Les biographies de Staline sont nombreuses, certes, mais si l'on attend d'une biographie qu'elle déroule une vie de façon anecdotique en restant fidèle à la véracité des faits, celle de Staline pourrait être multipliée à l'infini sans jamais atteindre ce but. Car que dire sur un homme qui plus qu'aucun autre dans l'histoire a manipulé les éléments biographiques et terrorisé son entourage, proche et éloigné, au point que chacun devait soigneusement mesurer ses mots ; sur un homme qui a réussi à mettre en place un régime aux oreilles multiples et hostiles, au point que même après sa mort, il n'était pas toujours prudent de parler ?
Ici, les éléments biographiques ne sont pas une fin en soi, ils servent également à alimenter une réflexion permettant de mettre en lumière certains aspects d'un personnage dont l'influence néfaste a profondément marqué l'Histoire. A travers l'histoire de Staline, sa réflexion, au delà des anecdotes et des récits de témoins, Service met en lumière la personnalité et la psychologie du dictateur.
Cette biographie est aussi un voyage à travers l'histoire du XXe siècle, en suivant le parcours d'un homme qui l'a profondément marquée. Elle s'inscrit dans la même ligne que celles de Lénine et de Trotski et en est la suite logique.
A comprehensive overview of twentieth-century Russian history that treats the years from 1917 to 2000 as a single period and analyses the peculiar mixture of political, economic and social ingredients that made up the Soviet compound. It takes the reader from the age of communist rule to the changes that occurred in 1991 and the more uncertain world of Yeltsin and Putin.
Robert Service's The Penguin History of Modern Russia: From Tsarism to the Twenty-first Century provides a superb panorama of Russia in the modern age. Russia's recent past has encompassed revolution, civil war, mass terror and two world wars, and the country is still undergoing huge change. In his acclaimed history, now revised and updated with a new introduction and final chapter, Robert Service explores the complex, changing interaction between rulers and ruled from Tsar Nicholas II, through the Russian Revolutions of 1905 and 1917; from Lenin and Stalin through to Gorbachev, Yeltsin, Putin and beyond. This new edition also discusses Russia's unresolved economic and social difficulties and its determination to regain its leading role on the world stage and explains how, despite the recent years of de-communization, the seven decades of communist rule which penetrated every aspect of life still continue to influence Russia today.
'Always well-informed and balanced in his judgements, clear and concise in his analysis ... Service is extremely good on Soviet politics'
;; Orlando Figes, Sunday Telegraph 'A fine book ... it is a dizzying tale and Service tells it well; he has none of the ideological baggage that has so often bedevilled Western histories of Russia'
;; Brian Moynahan, Sunday Times Robert Service is a Fellow of the British Academy and of St Antony's College, Oxford. He has written several books, including the highly acclaimed Lenin: A Biography, Russia: Experiment with a People, Stalin: A Biography and Comrades: A History of World Communism, as well as many other books on Russia's past and present. His most recent book, Trotsky, has been shortlisted for the Duff Cooper Prize.
The Cold War had seemed like a permanent fixture in global politics, and until its denouement, no Western or Soviet politician foresaw that the stand-off between the two superpowers - after decades of struggle over every aspect of security, politics, economics and ideas - would end in their lifetimes. Even after March 1985 when Mikhail Gorbachëv became the leader of the Soviet Union it was not preordained that global nuclear Armageddon could or would be averted peaceably.But just four years later, the Berlin Wall was dismantled and perestroika spread throughout the former Soviet bloc. It was a sea change in world history, which resulted in the dissolution of the Soviet Union. Drawing on pioneering archival research, Robert Service's gripping new investigation of the final years of the Cold War pinpoints the astonishing relationships among President Ronald Reagan and Mikhail Gorbachëv, Secretary of State George Shultz and the USSR's last Foreign Affairs Minister, Eduard Shevardnadze, who found a way to cooperate during times of extraordinary change around the world. The story is of American pressure and Soviet long-term decline and over-stretch. The End of the Cold War shows how that small, skillful group of statesmen were determined to end the Cold War on their watch. In the process, they irreversibly transformed the global geopolitical landscape.Authoritative, compelling and meticulously researched, this is political history at its best.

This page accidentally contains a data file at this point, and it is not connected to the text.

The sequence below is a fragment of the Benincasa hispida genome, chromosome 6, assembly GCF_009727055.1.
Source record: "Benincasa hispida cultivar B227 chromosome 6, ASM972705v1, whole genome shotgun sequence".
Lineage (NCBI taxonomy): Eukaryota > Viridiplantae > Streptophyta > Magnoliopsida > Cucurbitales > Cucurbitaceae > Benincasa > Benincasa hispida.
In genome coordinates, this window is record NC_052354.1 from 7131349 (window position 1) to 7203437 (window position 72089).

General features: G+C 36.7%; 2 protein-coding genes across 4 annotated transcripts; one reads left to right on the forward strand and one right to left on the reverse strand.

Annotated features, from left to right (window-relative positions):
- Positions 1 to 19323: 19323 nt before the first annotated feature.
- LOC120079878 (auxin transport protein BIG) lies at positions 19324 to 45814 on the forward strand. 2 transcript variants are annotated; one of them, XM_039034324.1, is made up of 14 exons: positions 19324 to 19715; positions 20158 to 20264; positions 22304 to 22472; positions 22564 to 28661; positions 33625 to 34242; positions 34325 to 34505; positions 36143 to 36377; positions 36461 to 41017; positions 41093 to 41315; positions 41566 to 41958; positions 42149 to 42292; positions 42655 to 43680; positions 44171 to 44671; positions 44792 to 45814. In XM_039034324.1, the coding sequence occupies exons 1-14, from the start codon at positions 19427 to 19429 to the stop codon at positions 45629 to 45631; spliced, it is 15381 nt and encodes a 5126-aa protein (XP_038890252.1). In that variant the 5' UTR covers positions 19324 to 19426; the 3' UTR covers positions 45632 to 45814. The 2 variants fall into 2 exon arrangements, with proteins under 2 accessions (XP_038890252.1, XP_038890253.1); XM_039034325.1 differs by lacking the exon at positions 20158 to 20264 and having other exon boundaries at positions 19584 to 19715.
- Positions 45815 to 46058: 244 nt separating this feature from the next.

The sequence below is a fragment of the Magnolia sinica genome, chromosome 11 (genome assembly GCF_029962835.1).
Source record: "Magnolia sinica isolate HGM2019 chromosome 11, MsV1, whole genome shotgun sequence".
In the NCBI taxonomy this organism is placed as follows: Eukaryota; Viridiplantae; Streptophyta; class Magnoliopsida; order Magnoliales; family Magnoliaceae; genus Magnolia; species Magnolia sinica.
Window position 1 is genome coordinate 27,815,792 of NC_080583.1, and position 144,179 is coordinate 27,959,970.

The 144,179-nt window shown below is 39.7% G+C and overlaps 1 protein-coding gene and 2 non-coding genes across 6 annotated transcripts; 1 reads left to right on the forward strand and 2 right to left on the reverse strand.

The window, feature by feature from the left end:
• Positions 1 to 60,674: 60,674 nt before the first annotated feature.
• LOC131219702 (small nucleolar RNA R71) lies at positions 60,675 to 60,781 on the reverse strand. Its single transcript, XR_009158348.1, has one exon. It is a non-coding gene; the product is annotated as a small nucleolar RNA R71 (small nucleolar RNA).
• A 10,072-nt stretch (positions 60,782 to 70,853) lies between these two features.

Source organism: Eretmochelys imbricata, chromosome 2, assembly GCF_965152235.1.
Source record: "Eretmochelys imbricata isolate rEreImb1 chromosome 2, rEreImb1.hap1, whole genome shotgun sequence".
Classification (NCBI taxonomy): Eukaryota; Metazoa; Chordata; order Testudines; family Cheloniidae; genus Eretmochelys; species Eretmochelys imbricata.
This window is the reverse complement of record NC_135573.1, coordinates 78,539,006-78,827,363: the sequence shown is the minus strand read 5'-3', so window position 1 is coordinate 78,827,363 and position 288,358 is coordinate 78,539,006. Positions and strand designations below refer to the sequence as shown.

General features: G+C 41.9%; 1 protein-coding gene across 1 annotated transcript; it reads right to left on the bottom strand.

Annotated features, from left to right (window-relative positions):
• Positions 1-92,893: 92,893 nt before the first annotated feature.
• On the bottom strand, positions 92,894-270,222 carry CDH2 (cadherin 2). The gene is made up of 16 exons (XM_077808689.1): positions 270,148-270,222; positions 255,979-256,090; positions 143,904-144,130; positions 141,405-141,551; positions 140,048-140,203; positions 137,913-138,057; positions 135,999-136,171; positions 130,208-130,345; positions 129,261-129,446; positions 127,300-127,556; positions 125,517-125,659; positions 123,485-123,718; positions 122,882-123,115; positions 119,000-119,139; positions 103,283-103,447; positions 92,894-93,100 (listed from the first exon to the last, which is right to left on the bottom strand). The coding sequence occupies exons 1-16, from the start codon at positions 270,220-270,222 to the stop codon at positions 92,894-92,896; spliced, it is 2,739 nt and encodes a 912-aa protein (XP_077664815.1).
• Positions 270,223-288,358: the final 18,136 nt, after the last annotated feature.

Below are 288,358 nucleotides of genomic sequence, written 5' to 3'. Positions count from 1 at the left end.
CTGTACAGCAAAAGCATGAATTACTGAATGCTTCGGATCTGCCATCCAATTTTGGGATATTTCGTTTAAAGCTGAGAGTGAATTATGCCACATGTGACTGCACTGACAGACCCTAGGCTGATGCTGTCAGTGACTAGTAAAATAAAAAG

Sam McGee is one of the many gold miners of the Klondike Gold Rush. The freezing-cold and harsh winter of Yukon is about to take his next victim in the face of McGee. The poor man freezes to death on the trail. The night before he passed away, McGee had asked his friend, the narrator of the story, to cremate his remains, saying that he did not want to be buried in the frozen ground. However, after the man is cremated some strange things begin to happen.
Why does McGee not want to be buried in the frozen ground? And what will happen after his cremation? Find out the answers in one of Robert W. Service's most famous poem, the 1907 "The Cremation of Sam McGee".
B. J. Harrison started his Classic Tales Podcast back in 2007, wanting to breathe new life into classic stories. He masterfully plays with a wide array of voices and accents and has since then produced over 500 audiobooks. Now in collaboration with SAGA Egmont, his engaging narration of these famous classics is available to readers everywhere.
Robert William Service (1874 - 1958) was a British-Canadian writer and poet. Before he began writing, Service worked as a bank clerk on a ranch on Vancouver Island and was therefore often called "the Bard of the Yukon". He travelled a lot in Western America and was inspired by the tales of the Klondike Gold Rush. Service's collection of poems "Songs of a Sourdough" achieved a massive success and secured him a wealthy life on the French Riviera.